1. Is the person eating less than 20 g of carbohydrate a day?
  2. Is the person still breathing in and out?

If the answer to both questions is Yes, then the person is in ketosis.

(Katie) #6

Thank you for your comment. He stopped drinking when he started carnivore so alcohol free almost 2 months.

(Katie) #7

Thank you. He’s tried MCT oil and it didn’t change anything. He’s increased his fat also and no change. He’s ordered another exogenous ketone supplement so waiting for that to arrive.

(Katie) #8

Thank you for your reply. That’s interesting the continuous ketone meter reading. he’s actually just messaged me to say he’s ordered one from Europe so fingers crossed this will give more insight

(Katie) #9

Thank you for that. Yes he’s eating well under 20g of carbs as he’s on carnivore and not consuming enough dairy etc to exceed the 20. Yes, I (and he) understand he will be burning ketones, and I have told him not to chase numbers, but it’s the higher level of ketones that is what really improves his mental health (as it is for epileptics).

(Bacon is a many-splendoured thing) #10

Okay, I lost track of that part, sorry. Yes, exogenous ketones might help, likewise MCT oil. Your friend might like to check out the work of Chris Palmer at Harvard, and the work of the Baszucki Brain Research Fund. There is also a video on YouTube, in which Matt Baszucki discusses how he uses a low-carbohydrate, high-fat, ketogenic diet to control his clinical depression and suicidal ideation.

(Alex ) #11

I’d be wary of using exogenous ketones to fix this because they are honestly more marketing hype than a necessary supplement.

The extra effect I had from them whilst following a full keto diet was little to none.

Nutritional ketosis is the way forward, not synthetic :+1:

(KM) #12

There is one other thing that at least for me reliably and significantly boosts my ketone levels even after years of ketovore / carnivore eating: extended fasting.

(Alex ) #13

This :ok_hand: :arrow_up:

(Bean) #14

He may need to explore “therapeutic ketogenic ratios”, which is hard to do strictly carnivore, unless he’s adding egg yolks (without whites) and basically drinking extra heavy whipping cream.

And +1 for extend fasting.

(Katie) #15

Thank you. We reviewed his ratios and he wasn’t quite up there with the fats. He’s increased it an it is working! He was reporting to me that he was eating plenty but when he sat down and really calculated it, it wasn’t high enough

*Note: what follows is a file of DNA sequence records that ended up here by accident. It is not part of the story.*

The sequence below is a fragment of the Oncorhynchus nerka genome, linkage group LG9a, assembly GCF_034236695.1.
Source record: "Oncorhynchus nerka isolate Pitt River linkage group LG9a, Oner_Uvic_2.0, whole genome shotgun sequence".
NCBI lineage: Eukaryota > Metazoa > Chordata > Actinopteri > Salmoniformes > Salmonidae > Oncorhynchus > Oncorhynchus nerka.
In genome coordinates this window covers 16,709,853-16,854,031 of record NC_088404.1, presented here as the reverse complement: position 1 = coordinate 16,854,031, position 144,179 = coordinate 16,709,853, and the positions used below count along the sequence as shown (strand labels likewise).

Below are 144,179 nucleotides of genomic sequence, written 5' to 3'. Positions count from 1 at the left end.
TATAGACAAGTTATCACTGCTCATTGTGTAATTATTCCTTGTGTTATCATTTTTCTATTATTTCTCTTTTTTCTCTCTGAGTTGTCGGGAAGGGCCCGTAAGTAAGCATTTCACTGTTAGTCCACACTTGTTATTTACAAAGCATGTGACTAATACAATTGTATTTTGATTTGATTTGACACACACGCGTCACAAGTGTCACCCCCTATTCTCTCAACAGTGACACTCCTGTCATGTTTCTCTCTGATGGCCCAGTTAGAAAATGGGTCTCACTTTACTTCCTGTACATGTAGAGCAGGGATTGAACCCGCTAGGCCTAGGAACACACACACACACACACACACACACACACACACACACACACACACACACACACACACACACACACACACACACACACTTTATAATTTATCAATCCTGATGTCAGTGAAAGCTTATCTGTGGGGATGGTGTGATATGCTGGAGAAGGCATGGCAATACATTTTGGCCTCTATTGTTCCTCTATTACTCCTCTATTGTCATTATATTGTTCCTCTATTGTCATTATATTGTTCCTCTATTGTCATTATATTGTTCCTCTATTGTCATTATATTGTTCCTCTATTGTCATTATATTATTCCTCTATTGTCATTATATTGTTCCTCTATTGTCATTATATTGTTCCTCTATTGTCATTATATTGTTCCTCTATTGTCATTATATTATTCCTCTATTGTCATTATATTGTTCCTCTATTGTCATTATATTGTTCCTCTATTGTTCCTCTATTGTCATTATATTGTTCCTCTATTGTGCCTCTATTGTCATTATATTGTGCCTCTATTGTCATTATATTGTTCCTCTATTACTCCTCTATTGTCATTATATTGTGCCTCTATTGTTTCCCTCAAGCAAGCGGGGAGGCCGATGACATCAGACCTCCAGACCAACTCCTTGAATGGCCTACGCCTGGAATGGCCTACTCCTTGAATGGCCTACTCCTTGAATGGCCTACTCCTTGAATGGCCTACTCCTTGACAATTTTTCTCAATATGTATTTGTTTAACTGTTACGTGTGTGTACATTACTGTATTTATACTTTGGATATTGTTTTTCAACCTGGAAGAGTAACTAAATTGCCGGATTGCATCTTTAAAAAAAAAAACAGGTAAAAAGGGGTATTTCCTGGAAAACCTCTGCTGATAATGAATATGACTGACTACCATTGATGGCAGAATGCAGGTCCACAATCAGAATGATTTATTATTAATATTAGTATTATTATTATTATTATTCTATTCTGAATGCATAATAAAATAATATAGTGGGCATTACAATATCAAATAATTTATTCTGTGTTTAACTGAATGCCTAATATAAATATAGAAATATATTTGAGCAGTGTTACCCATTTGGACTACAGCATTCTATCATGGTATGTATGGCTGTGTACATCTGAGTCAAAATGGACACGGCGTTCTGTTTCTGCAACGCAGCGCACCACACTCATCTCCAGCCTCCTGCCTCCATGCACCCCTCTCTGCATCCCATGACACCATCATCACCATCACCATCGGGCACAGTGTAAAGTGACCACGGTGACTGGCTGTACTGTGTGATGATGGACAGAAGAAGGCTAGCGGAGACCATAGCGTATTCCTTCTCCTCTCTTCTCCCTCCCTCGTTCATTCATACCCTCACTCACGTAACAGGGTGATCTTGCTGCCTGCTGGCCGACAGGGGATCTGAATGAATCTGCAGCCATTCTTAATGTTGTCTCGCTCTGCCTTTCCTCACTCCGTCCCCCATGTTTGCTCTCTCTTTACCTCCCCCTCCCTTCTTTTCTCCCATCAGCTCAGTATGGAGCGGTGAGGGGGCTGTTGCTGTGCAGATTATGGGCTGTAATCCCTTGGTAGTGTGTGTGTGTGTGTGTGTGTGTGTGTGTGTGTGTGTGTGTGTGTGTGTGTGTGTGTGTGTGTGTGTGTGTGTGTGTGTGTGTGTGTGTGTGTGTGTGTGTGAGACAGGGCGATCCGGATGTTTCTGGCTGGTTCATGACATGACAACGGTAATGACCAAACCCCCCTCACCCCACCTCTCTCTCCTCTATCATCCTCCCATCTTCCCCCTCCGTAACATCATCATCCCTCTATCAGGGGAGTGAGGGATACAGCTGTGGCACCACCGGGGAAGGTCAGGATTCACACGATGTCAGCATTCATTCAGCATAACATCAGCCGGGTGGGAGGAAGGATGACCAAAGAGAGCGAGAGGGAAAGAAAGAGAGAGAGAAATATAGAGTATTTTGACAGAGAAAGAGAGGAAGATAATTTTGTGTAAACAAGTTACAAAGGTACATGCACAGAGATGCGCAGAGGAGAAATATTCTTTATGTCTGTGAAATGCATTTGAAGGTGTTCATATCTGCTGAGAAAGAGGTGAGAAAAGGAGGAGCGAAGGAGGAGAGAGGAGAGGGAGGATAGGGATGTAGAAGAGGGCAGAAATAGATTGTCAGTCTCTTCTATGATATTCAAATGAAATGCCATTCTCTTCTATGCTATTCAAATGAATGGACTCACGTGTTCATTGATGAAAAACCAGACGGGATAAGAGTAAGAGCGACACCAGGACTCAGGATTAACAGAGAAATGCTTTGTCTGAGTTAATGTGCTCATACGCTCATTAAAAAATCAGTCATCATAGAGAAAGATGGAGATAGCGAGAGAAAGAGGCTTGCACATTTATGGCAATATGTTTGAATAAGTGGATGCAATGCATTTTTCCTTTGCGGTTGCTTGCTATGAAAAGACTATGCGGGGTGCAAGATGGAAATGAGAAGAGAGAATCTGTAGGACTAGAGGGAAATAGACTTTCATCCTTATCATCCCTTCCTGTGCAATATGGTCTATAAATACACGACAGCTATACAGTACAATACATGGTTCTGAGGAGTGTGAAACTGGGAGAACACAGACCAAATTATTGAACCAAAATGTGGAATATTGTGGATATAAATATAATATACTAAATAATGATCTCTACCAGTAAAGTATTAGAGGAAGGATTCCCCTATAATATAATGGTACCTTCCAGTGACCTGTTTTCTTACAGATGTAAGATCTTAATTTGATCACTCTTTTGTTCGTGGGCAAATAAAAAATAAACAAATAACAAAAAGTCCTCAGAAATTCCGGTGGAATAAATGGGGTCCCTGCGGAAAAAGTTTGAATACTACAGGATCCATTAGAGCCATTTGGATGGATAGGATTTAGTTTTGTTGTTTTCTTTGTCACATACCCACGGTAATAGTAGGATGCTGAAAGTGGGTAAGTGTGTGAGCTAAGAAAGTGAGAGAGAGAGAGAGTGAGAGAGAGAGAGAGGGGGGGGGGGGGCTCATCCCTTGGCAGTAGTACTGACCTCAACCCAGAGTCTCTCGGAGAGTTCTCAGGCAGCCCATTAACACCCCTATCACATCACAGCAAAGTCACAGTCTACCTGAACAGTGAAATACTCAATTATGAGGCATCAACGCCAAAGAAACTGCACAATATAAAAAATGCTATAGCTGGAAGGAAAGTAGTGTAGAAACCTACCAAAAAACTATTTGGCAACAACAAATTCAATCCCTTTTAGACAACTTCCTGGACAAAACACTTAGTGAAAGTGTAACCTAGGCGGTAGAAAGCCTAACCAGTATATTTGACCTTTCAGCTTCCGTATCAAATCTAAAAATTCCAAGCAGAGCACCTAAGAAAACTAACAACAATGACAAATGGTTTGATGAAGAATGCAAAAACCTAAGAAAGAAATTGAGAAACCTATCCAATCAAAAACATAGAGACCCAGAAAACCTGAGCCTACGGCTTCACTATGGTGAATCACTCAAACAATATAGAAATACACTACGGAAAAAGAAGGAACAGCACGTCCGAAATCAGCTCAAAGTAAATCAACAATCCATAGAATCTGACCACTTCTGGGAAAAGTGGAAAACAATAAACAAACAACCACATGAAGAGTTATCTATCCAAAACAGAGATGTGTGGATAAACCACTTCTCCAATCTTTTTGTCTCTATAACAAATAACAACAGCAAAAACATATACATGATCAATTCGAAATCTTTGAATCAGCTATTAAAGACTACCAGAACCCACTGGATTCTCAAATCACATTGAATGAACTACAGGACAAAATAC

(Bob M) #16

That is great news. I’ve always wanted to test that: add more fat and sees what happens to ketones.

Also, I BELIEVE (but don’t know why this is true) that fats higher in PUFAs increase ketones. So, maybe more chicken and pork fat and less beef fat and saturated fat like butter. Or at least, this is what Amber O’Hearn has implied.

I know that extended fasting increases my ketones, but there’s only so much extended fasting I can do. (In fact, I don’t do any extended fasting now, because I’m exercising too much. At most, I’ll eat one meal a day on some days I don’t exercise.)

(B Creighton) #17

I echo ctviggen’s suggestions… esp MCTs… they kind of force the body to make ketones no matter how “fat adapted” they may be. Goat yogurt has enough that I notice a ketone boost. Coconut oil has some. I make my own salad dressing with MCTs, balsamic vinegar, and Costco’s no-salt herbs.


A properly fatty meat can do… There are lots of options to get a high fat/protein ratio. I love cream and butter but I probably would use mostly fatty meat to get it :wink: Tomorrow I try to do a fat fast, 90% fat, okay, the low calorie intake (1000 kcal) helps, it’s very little fat (therefore food) but I will use fatty (processed this time) meat, scratchings, a rich fatty coffee and a tiny amount of butter as I love butter. No cream as I run out. It’s possible to do with only meat, even fresh meat but I don’t have that kind now and I love variety.
I eat pork, that may make things easier as I can choose the fattiness of my meat between a few and 100 % (100% isn’t called meat but still, widely available here).

(Bean) #19

Therapeutic is higher fat than regular keto. It is very hard to do with meat. Not impossible, but tricky without close attention to the numbers. A regular keto is 2:1 fat to protein. Therapeutic is 3:1 or 4:1. Even very fatty cuts of beef run 1:1. Pork… maybe 1.5:1, but that’s a stretch. ETA- I no longer eat pork, so I really haven’t run the numbers.

(Bob M) #20

Yeah, I think you’d have to add fat. I still eat lean pork from the store, but I save eating pork fat only from the local farm, which feeds their pork mainly on grass.